On January 4, Taiwan's high-speed rail network opened to the public for the first time. Once fully completed, the train will take passengers from Taipei in the north to Kaohsiung, the island's second biggest city in the south, in 90 minutes compared to four hours on the standard network.
The 345km line runs down the western side of the island, through the country's most heavily populated area. The train can reach speeds of up to 300km an hour, which is comparable to the speeds of the French TGV or the Japanese Shinkansen (bullet train).
Taiwan High Speed Rail Corporation (THSRC), which beat competitors to build and run the network for 33 years, awarded the main contract to Japan's Shinkansen consortium in 1998. It had initially signed a memorandum of understanding (MoU) to award the contract to a European consortium in 1997 but this proved costly, as the corporation eventually had to pay out $65m in compensation.
It is hoped that the rail link will encourage the growth of new towns along the line. According to reports, around 1500 hectares of land has been made available for development and it is hoped that the project will stimulate economic growth in a more even way across the whole island. The project has cost around $15bn.
Ralf Scheller, the Managing Director of TUV Rheinland in Taiwan, which operates a railway technology safety consultancy division, told OBG he doubts whether the project will cover its costs explaining that "...as low end industry has moved abroad and economic growth has slowed there will be less of a demand for the service than originally expected." Scheller also felt that the mix of Japanese and European technologies would add to the cost of maintenance.
At this first stage, only 19 services will run each day and the final 10km stretch of the line outside Taipei is yet to be completed. Eventually THSRC hopes the line will carry 150,000 passengers per day.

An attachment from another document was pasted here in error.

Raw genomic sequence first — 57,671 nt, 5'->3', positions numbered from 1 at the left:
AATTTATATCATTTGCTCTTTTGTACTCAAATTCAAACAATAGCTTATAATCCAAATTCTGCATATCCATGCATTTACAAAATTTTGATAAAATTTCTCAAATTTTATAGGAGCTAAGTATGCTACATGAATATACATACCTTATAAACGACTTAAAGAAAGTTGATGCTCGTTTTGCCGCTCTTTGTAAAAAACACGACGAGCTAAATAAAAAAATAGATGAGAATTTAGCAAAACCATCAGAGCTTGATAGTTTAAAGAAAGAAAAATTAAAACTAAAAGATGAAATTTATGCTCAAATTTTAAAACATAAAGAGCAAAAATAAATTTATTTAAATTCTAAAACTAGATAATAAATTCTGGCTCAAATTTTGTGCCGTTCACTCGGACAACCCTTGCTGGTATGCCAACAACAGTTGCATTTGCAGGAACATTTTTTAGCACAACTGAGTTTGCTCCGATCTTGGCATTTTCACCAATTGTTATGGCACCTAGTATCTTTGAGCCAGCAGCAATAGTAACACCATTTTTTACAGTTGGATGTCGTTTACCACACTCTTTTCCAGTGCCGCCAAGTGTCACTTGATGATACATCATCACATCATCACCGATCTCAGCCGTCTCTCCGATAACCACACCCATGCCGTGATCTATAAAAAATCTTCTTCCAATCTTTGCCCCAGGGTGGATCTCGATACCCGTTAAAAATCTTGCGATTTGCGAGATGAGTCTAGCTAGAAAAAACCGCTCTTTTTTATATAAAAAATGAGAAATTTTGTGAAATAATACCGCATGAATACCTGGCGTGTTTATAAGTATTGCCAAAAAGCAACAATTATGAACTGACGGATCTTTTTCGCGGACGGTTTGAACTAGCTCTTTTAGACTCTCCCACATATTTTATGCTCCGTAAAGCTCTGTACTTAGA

Domestic airlines are set to lose out if the new rail service becomes a success, as most of the population will be able to get to Taipei within two hours. A spokesman from a Taiwanese airline was reported as saying that they will continue to grow their operations internationally to offset an anticipated reduction in domestic demand caused by the new rail service.
The government is keen to establish Taiwan as a "Green Island" and is promoting the new service as environmentally friendly.
The launch of the service was initially expected in 2003 and had faced continuing delays. The opening ceremony, which was supposed to be on December 7, was cancelled because of a couple of minor derailments in testing.
Some consumer groups have been warning the public not use the new service until safety concerns have been addressed. The local press reported demonstrations at Banciao station, near Taipei. A pressure group that organised the protest explained that they were unhappy at an apparent 33 safety points that THSRC had not addressed.
To ease the public's concerns and frustrations at ticketing problems THSRC has extended a period of half price tickets.
These challenges have caused concern among the public but if the service overcomes its difficulties and finishes the last leg of the line with full service, then it is likely to succeed. According to local reports, THSRC expects to have enough customers to break even within a year.